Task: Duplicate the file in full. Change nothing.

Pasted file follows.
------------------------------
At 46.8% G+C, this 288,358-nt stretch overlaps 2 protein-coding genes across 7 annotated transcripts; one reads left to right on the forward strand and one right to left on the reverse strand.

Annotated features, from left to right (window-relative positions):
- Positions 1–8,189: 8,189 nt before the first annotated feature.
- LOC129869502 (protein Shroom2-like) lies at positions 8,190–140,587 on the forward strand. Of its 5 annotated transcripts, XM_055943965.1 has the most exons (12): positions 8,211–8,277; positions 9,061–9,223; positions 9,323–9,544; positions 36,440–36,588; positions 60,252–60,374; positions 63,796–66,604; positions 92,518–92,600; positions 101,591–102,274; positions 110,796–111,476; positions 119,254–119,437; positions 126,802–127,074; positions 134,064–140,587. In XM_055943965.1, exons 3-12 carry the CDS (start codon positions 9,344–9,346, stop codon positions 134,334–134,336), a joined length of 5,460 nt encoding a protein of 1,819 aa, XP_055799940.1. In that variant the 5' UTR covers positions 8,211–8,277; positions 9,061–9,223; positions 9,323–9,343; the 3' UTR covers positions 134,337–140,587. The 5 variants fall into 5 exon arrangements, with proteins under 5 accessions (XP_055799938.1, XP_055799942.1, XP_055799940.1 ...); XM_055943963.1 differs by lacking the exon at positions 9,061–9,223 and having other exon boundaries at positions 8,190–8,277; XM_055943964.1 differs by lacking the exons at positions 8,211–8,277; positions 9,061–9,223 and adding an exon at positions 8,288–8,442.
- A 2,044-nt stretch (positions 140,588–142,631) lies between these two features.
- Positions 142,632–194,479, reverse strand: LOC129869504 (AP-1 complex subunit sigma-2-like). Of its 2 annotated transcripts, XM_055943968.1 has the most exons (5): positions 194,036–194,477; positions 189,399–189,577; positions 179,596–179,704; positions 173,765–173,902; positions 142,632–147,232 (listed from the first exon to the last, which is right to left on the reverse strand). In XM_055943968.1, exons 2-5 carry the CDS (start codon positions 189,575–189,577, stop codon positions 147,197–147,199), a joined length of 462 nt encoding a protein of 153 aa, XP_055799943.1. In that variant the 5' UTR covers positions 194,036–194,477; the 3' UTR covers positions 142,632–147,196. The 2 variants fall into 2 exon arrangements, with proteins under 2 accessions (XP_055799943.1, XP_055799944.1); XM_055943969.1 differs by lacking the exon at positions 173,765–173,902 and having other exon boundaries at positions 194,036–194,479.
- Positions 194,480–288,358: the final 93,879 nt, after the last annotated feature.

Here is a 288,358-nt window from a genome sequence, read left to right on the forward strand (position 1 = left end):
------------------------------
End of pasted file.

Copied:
At 46.8% G+C, this 288,358-nt stretch overlaps 2 protein-coding genes across 7 annotated transcripts; one reads left to right on the forward strand and one right to left on the reverse strand.

Annotated features, from left to right (window-relative positions):
- Positions 1–8,189: 8,189 nt before the first annotated feature.
- LOC129869502 (protein Shroom2-like) lies at positions 8,190–140,587 on the forward strand. Of its 5 annotated transcripts, XM_055943965.1 has the most exons (12): positions 8,211–8,277; positions 9,061–9,223; positions 9,323–9,544; positions 36,440–36,588; positions 60,252–60,374; positions 63,796–66,604; positions 92,518–92,600; positions 101,591–102,274; positions 110,796–111,476; positions 119,254–119,437; positions 126,802–127,074; positions 134,064–140,587. In XM_055943965.1, exons 3-12 carry the CDS (start codon positions 9,344–9,346, stop codon positions 134,334–134,336), a joined length of 5,460 nt encoding a protein of 1,819 aa, XP_055799940.1. In that variant the 5' UTR covers positions 8,211–8,277; positions 9,061–9,223; positions 9,323–9,343; the 3' UTR covers positions 134,337–140,587. The 5 variants fall into 5 exon arrangements, with proteins under 5 accessions (XP_055799938.1, XP_055799942.1, XP_055799940.1 ...); XM_055943963.1 differs by lacking the exon at positions 9,061–9,223 and having other exon boundaries at positions 8,190–8,277; XM_055943964.1 differs by lacking the exons at positions 8,211–8,277; positions 9,061–9,223 and adding an exon at positions 8,288–8,442.
- A 2,044-nt stretch (positions 140,588–142,631) lies between these two features.
- Positions 142,632–194,479, reverse strand: LOC129869504 (AP-1 complex subunit sigma-2-like). Of its 2 annotated transcripts, XM_055943968.1 has the most exons (5): positions 194,036–194,477; positions 189,399–189,577; positions 179,596–179,704; positions 173,765–173,902; positions 142,632–147,232 (listed from the first exon to the last, which is right to left on the reverse strand). In XM_055943968.1, exons 2-5 carry the CDS (start codon positions 189,575–189,577, stop codon positions 147,197–147,199), a joined length of 462 nt encoding a protein of 153 aa, XP_055799943.1. In that variant the 5' UTR covers positions 194,036–194,477; the 3' UTR covers positions 142,632–147,196. The 2 variants fall into 2 exon arrangements, with proteins under 2 accessions (XP_055799943.1, XP_055799944.1); XM_055943969.1 differs by lacking the exon at positions 173,765–173,902 and having other exon boundaries at positions 194,036–194,479.
- Positions 194,480–288,358: the final 93,879 nt, after the last annotated feature.

Here is a 288,358-nt window from a genome sequence, read left to right on the forward strand (position 1 = left end):